The University is expanding efforts to connect with siblings, children and grandchildren of alumni.
Officials posted a job opening last month seeking a legacy alumni engagement director who will launch an admissions program and scholarship fund for legacy students. The director will oversee legacy admissions sessions during Colonial Weekend, a legacy first-year celebration, a graduating legacy celebration and a summer send-off program, according to the posting.
“This position will be responsible for creating a University atmosphere that embraces the importance of alumni families and connections,” the job posting states.
Matt Manfra, the senior associate vice president for alumni relations and annual giving, said the Division of Development and Alumni Relations hopes to hire the director later this fall.
“The Director will help engage and inform alumni who have college-aged children or other family members who are interested in attending GW,” he said in an email.
Manfra said the position will “expand” upon existing legacy engagement strategies and will focus on creating legacy programs during major University-wide events, including move-in weekend and Commencement. He said the division works with the admissions office to carry out the legacy programs.
He said Development and Alumni Relations is not involved with the admissions office’s recruitment or enrollment decisions.
“Once students who are legacies enroll at GW, it is DAR’s role to welcome the GW alumni parents or family members of those students into the larger legacy community,” Manfra said. “Through this position and enhanced program opportunities, DAR hopes to recognize these generations of loyal GW families and celebrate their lifelong Colonial pride.”
Manfra declined to say what the legacy admissions program will include and why officials decided to create the program. He declined to say who will be involved in the program and when he expects it to launch.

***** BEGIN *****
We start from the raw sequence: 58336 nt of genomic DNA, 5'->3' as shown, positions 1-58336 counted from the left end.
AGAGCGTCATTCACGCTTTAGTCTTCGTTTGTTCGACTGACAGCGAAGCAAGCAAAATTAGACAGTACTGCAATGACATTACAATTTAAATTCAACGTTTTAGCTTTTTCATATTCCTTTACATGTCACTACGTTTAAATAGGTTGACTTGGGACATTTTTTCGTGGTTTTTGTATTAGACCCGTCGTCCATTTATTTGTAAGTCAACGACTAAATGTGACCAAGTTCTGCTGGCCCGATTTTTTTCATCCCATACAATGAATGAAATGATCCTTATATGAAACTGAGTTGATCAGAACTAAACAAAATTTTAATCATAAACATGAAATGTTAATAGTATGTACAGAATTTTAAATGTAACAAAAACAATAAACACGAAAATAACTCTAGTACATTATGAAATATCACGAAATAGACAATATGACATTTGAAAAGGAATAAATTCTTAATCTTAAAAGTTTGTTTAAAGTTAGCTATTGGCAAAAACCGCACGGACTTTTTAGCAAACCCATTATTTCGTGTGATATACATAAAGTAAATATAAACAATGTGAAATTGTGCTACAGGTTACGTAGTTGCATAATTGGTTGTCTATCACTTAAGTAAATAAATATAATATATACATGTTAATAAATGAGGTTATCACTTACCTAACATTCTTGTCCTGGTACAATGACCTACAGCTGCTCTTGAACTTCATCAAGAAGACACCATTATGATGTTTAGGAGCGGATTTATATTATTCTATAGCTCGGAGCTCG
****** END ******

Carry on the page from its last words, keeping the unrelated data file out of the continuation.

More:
He declined to say how much money legacy students will be able to receive from the scholarship fund and where the money for the fund will come from.
Connecting with alumni has been a recent focus of top administrators after University President Thomas LeBlanc named philanthropy and alumni engagement as one of his top five priorities in the spring. LeBlanc held alumni receptions across the country this spring, while the Board of Trustees created a task force last fall examining how to better engage alumni.
Two of GW’s peer schools – the University of Miami and Northeastern University – have a dedicated legacy admissions program.
Staff at other university legacy programs said the programs help maintain strong connections with alumni who will give back to their alma mater.
Sarah Nyanjom, the director of the Admission Liaison Program at the University of Virginia Alumni Association, said the program does not make any admissions decisions but is a resource for prospective legacies. She said the program’s officials can walk potential students through the admissions process and meet with them to answer questions.
Legacy status is considered during the application process at UVA, according to the alumni association’s website.
“Admissions can be an overwhelming, daunting, mystifying process and so our goal is kind of to pull back that dark curtain and present very clearly what that admissions process looks like for alumni families,” Nyanjom said.
Nyanjom added that legacy students are more likely to accept their place at the school than non-legacies, typically because they have closer ties to the institution.
Ricky Hernandez, the chief operating officer of the University of Arizona Alumni Association, said the legacy admissions program at his school started two months ago. He said one of the main purposes of the program is to create an “enrollment pipeline” for prospective legacy students, which would also create a way for alumni parents to be re-engaged with the university.
“It’s important for us to make sure that we cultivate the relationship that we have with them so that they continue to support the program or support the university in whatever way they see fit,” Hernandez said.